I have looked into FWHM and I am pretty good at understanding most things, but having trouble grasping the concept and how it applies to stars. Is it the amount of light? You don't have to explain as I understand its a very complex subject. AS far as you are talking in terms of the guider pixel in arc-seconds, could this be the same as Resolution  Pixel / Arc Seconds? I have seen calculators for this and I have used them extensively, this is where a lot of my confusion has actually stemmed. Every calculator I read says everything I have is going to be great, but I noticed my Guide camera pixel size is larger then my imager, my imaging / guiding ratio is 1:1.56. .8"/sec to the guider which is 1.25"/sec

If I were to put a barlow, 1.6x on the guide, it would bring the pixels to .8", and .79" which is the closest to 1:1 I can get, would this be IDEAL for imaging and guiding? As any changes will be changes made in both,or is this where the scale starts to see like "Diminishing Returns" and your sacrificing the speed of the scope for the same pixel size?

I don't know if I amndering about something completely irrelavant and wont have any effect on me, or if this is a very fine line which would be considered too aggressive guiding, and I would be doing harm.

I just want to get the tightest guiding I can, I guess the goal is low RMS deviations?

Thank you. 
 


 



#8 freestar8n

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Posted 06 July 2020 - 10:47 PM

 

I have looked into FWHM and I am pretty good at understanding most things, but having trouble grasping the concept and how it applies to stars. Is it the amount of light? You don't have to explain as I understand its a very complex subject. AS far as you are talking in terms of the guider pixel in arc-seconds, could this be the same as Resolution  Pixel / Arc Seconds? I have seen calculators for this and I have used them extensively, this is where a lot of my confusion has actually stemmed. Every calculator I read says everything I have is going to be great, but I noticed my Guide camera pixel size is larger then my imager, my imaging / guiding ratio is 1:1.56. .8"/sec to the guider which is 1.25"/sec

If I were to put a barlow, 1.6x on the guide, it would bring the pixels to .8", and .79" which is the closest to 1:1 I can get, would this be IDEAL for imaging and guiding? As any changes will be changes made in both,or is this where the scale starts to see like "Diminishing Returns" and your sacrificing the speed of the scope for the same pixel size?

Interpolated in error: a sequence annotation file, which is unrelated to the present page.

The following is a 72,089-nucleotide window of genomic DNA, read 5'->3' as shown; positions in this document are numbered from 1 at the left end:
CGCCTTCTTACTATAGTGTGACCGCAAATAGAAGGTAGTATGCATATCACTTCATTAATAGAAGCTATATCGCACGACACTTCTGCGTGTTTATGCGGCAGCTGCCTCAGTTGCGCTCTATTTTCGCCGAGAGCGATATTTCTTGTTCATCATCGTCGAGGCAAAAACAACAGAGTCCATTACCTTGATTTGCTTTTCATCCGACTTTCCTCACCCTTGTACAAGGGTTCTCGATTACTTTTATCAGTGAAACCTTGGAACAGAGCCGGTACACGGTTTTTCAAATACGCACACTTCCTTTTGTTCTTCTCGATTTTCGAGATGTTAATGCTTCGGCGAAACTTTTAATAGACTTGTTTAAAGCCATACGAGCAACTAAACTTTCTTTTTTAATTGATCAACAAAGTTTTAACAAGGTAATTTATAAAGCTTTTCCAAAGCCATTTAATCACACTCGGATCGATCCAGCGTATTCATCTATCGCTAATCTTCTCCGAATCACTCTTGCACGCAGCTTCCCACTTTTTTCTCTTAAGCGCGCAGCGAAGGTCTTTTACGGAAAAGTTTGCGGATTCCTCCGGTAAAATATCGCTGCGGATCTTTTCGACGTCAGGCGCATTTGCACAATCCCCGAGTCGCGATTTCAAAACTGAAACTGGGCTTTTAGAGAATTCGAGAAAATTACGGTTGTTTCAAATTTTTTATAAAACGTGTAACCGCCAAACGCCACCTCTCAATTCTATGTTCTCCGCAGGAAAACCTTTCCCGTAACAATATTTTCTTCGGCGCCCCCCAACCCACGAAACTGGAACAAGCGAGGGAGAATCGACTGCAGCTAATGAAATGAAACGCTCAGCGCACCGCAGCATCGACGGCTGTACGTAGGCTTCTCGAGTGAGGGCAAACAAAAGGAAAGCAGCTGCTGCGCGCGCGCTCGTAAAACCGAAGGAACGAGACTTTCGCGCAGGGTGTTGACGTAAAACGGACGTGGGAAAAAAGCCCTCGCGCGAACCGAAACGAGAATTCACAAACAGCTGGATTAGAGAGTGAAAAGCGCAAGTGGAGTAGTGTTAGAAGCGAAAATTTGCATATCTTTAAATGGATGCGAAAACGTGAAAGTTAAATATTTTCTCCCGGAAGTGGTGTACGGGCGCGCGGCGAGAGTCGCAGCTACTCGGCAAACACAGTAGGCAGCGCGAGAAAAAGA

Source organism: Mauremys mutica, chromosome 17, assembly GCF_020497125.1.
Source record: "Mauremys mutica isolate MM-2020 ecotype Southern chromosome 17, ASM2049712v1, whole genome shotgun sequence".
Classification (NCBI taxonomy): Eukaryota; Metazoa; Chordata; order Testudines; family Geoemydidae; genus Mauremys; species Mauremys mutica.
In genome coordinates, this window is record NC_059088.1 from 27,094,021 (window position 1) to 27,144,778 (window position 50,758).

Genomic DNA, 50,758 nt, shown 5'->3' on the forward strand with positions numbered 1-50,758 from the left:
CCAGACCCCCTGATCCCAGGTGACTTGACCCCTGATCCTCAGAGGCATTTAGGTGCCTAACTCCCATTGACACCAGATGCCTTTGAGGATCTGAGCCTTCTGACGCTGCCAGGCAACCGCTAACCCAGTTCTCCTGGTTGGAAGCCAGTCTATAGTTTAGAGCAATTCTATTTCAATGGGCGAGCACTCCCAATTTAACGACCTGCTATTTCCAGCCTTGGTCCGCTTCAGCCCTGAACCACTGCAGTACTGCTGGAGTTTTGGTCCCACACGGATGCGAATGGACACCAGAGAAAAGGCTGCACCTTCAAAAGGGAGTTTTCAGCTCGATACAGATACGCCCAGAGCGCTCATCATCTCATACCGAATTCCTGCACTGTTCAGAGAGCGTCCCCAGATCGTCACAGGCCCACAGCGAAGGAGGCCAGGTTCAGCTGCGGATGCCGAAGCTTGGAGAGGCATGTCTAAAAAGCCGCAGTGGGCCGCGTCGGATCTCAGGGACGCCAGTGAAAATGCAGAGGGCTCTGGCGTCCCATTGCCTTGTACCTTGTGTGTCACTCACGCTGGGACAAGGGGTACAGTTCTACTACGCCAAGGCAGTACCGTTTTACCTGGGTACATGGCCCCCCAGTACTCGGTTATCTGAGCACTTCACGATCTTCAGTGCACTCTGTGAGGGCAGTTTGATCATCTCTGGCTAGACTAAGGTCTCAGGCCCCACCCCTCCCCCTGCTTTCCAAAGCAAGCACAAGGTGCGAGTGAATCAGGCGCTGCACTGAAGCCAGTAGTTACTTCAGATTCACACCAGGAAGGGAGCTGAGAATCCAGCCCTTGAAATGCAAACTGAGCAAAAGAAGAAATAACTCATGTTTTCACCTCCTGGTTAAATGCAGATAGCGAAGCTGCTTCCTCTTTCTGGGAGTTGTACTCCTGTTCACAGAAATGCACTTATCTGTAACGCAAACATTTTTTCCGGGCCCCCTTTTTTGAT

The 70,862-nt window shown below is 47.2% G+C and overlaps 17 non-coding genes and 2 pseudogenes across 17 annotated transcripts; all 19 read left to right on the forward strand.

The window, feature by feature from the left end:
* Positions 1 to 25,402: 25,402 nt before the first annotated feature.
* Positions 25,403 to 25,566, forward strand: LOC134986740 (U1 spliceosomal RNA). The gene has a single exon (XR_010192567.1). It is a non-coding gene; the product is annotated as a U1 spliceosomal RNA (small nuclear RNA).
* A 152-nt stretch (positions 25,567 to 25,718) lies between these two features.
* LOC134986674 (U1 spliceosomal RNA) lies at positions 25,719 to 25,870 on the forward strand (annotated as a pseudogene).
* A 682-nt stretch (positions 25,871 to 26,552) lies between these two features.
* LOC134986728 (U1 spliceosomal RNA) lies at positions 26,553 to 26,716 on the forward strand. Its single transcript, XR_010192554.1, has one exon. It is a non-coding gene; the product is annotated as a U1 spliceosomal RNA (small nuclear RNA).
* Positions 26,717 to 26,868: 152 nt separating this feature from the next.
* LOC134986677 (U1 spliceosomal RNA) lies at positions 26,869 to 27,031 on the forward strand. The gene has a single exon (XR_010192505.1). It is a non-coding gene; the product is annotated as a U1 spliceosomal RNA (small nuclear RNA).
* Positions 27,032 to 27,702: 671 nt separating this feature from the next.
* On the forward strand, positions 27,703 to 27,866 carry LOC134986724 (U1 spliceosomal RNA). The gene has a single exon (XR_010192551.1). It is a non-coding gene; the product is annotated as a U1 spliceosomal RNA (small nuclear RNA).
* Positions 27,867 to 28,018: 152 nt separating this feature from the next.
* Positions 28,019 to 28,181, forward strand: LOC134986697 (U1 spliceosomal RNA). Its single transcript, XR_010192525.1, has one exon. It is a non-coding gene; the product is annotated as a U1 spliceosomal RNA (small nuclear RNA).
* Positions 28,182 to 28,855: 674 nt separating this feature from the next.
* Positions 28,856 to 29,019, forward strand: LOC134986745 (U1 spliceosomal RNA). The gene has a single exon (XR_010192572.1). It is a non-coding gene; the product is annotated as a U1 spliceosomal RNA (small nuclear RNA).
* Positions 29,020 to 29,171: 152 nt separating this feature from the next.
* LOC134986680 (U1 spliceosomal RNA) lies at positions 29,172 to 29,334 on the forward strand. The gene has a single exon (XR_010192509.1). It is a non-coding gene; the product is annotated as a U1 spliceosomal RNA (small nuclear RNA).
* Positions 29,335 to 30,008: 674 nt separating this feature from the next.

I don't know if I amndering about something completely irrelavant and wont have any effect on me, or if this is a very fine line which would be considered too aggressive guiding, and I would be doing harm.

I just want to get the tightest guiding I can, I guess the goal is low RMS deviations?

Thank you. 
 


 

This stuff is not simple and it doesn't lend itself to simple guidelines.  fwhm is the full-width-half-max of the star - and corresponds to its width in the image.  For a decent image all stars will have nearly the same fwhm regardless of total signal in them.  fwhm in the star images captures how good your seeing, focus and guiding is.

 

Meanwhile what matters about the guide star is its centroid - and how well it represents the error the guider needs to move to make a correction.

 

Neither is dependent simply on focal length or pixel size.

 

If you have a guidescope with 10um pixels and a guidestar that is 2um in diameter - if it is placed right at the vertex of 4 pixels it will provide a signal into each pixel that will capture any deviation of the star from that point.  And even if the star isn't right on the spot there will likely be signal in adjacent pixels to provide an error signal.

 

So - this stuff just doesn't lend itself to simple guidelines based on pixel size and focal length.  But you know you want to have a strong guidestar signal that is well sampled by the pixels for a good centroid to use for an error signal and correction.

 

Frank


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#9 Ken Sturrock

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Posted 07 July 2020 - 12:45 AM

Meanwhile what matters about the guide star is its centroid - and how well it represents the error the guider needs to move to make a correction.


Bingo.

Yet once again. There is no magic ratio. What matters is that the guide camera is well-sampled enough to calculate a reliable centroid. Once you have a reliable centroid, which is measured in fractions of a guiding pixel, the guiding routine will do the best that it can. The imaging train is just along for the ride - regardless of what it is.

 

Having said that, many of the popular ratios do result in reasonable image scales for guiding but that's more of a happy accident.



#10 LuxAstron

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Posted 07 July 2020 - 06:39 PM

 

 

So - this stuff just doesn't lend itself to simple guidelines based on pixel size and focal length.  But you know you want to have a strong guidestar signal that is well sampled by the pixels for a good centroid to use for an error signal and correction.

 

Frank

Thank you Frank, I appreciate the information. It makes more sense then it did before. I see how its not only based off the pixels and fl, as much as it is off seeing. I have learned quite a bit, Thank you everyone for your responses, and being patient. I will let you know how it works out with my guiding and all. I know I am going to make sure I keep a strong guidestar. I will try the best and I am sure there programs have some readouts I will start trying to really utilize, thank you. I will check out a few guides for anything else I might have a question about. You guys are awesome.
 


Edited by LuxAstron, 07 July 2020 - 06:45 PM.